Find your tribe by seeking out plant based restaurants, gatherings and events. If they don’t exist yet in your area, it is an opportunity to create them! The WildFit Community group is a great space to connect with your fellow WildThings and share how you are making things work for you. The Living WildFit group is also a prime community for creating accountability and support for your journey. Above all, remember that it is never all or nothing. Moving from the present to your goals and health accomplishments takes time. So if one event or interaction doesn’t go as well as you hoped, use the experience to learn something and grow stronger the next time- it is all a part of the journey.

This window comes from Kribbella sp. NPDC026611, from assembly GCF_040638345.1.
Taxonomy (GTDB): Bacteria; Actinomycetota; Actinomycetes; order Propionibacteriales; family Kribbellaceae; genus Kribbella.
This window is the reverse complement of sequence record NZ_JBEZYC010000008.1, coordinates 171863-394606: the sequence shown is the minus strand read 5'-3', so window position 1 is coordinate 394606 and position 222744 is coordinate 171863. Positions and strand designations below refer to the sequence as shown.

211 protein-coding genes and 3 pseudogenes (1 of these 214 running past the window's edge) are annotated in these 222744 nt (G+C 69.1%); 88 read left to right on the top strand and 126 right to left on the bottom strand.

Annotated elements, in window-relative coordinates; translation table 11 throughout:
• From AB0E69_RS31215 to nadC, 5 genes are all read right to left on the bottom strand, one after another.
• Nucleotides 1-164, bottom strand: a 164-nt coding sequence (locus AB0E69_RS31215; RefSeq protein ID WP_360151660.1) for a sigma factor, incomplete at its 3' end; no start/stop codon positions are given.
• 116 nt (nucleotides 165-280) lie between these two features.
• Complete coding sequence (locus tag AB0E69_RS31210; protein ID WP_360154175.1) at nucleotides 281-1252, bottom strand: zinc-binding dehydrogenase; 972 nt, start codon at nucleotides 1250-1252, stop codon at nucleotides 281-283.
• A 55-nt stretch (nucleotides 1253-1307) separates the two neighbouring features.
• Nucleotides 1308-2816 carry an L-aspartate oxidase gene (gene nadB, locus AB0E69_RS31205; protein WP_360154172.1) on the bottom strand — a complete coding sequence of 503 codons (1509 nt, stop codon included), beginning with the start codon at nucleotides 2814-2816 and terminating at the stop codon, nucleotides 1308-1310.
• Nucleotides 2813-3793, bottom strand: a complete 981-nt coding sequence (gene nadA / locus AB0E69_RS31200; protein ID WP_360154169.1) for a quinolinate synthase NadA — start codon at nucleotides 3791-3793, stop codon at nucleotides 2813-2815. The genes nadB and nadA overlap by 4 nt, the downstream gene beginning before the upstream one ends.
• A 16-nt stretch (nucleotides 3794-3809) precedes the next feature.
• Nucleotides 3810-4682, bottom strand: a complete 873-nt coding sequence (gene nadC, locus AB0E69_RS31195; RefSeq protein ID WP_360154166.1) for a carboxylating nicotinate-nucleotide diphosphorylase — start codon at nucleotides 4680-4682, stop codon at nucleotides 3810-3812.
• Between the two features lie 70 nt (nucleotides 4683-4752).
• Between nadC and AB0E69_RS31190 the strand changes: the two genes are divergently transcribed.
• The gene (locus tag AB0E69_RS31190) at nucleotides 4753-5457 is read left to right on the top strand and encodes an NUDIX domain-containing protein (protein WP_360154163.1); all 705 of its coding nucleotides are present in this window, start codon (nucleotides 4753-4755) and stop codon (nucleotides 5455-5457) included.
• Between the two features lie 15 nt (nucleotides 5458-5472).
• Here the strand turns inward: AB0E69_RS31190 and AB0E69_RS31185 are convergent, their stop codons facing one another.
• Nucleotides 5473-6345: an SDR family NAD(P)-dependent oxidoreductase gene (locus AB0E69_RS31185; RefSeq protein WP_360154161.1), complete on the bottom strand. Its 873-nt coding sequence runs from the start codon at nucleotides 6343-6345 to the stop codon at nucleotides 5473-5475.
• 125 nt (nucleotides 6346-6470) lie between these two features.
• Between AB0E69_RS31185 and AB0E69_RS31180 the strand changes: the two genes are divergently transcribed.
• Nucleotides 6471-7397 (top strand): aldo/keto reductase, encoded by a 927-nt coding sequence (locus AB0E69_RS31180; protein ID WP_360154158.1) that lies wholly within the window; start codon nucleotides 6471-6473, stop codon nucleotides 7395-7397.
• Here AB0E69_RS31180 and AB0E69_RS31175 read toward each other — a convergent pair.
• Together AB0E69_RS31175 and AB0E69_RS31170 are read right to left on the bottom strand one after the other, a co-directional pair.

Do you have some tried and true social pressure tactics to share with your WildFit community? Do you have some exciting WildFit Approved gatherings happening this summer? Let us know in the comments below!

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Ariel Richards

Ariel Richards

Ariel Richards is a Registered Holistic Nutritionist, Wellness Coach and Energy Worker living in Canada.
She is passionate about nutrition, its impact on happiness, and effect on the mind. Eating meals rich in whole and nutritious foods and practicing mindfulness has renewed her life with feelings of health, vibrancy and energy. With a specific focus on conquering chronic illness and living with mindfulness, her life experience will inspire you.
She's all about natural food and lifestyle solutions for real people living everyday lives.